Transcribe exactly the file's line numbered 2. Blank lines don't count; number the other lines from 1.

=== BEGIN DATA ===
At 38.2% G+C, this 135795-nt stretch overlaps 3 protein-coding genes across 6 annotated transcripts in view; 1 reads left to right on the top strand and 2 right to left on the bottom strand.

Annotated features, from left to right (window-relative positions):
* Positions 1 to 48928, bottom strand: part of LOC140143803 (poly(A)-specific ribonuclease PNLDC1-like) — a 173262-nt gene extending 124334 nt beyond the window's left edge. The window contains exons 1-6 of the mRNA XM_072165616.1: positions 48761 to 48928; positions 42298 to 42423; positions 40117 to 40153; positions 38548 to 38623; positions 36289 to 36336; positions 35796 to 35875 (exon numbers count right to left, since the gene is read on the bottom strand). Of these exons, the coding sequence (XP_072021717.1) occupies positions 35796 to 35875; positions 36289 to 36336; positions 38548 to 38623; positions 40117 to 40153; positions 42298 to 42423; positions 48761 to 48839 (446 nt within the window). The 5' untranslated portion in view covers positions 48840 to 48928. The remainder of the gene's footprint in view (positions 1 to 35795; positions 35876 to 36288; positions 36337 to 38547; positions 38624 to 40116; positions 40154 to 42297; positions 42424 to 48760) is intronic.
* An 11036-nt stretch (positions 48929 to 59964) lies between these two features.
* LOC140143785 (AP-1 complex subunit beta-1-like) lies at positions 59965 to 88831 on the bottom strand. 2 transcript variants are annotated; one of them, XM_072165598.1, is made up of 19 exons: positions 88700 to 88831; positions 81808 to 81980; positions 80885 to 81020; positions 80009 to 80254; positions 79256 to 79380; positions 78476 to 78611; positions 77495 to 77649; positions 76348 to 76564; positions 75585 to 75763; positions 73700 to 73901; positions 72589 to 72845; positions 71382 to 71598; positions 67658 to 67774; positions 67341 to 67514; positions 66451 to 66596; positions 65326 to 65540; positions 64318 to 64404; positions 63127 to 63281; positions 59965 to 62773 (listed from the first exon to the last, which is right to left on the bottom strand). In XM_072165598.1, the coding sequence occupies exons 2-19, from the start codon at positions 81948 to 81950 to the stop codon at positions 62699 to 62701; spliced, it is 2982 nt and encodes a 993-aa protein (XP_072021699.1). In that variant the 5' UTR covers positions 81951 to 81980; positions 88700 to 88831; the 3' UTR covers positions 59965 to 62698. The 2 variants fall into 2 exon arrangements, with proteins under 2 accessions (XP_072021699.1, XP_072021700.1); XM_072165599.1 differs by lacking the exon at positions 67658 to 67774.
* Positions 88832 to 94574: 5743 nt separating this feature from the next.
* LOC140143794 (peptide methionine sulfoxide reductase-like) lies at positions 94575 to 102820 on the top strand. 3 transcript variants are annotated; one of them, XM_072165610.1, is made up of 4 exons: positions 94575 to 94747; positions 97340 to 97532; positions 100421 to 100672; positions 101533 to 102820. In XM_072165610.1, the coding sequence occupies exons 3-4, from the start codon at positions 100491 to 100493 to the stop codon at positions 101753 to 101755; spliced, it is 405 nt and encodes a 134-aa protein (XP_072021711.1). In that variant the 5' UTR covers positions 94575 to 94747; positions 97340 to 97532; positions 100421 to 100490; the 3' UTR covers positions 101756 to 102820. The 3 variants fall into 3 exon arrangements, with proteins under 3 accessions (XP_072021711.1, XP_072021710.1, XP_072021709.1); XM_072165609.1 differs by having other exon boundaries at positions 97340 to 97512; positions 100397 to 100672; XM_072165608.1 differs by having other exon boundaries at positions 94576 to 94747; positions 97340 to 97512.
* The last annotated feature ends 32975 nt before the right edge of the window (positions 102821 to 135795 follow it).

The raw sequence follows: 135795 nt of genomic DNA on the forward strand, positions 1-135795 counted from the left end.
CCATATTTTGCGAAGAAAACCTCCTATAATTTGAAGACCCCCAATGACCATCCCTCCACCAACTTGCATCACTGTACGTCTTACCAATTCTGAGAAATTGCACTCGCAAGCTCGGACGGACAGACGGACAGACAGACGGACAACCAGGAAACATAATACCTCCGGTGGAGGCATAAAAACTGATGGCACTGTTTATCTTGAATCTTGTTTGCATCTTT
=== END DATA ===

Annotated features, from left to right (window-relative positions):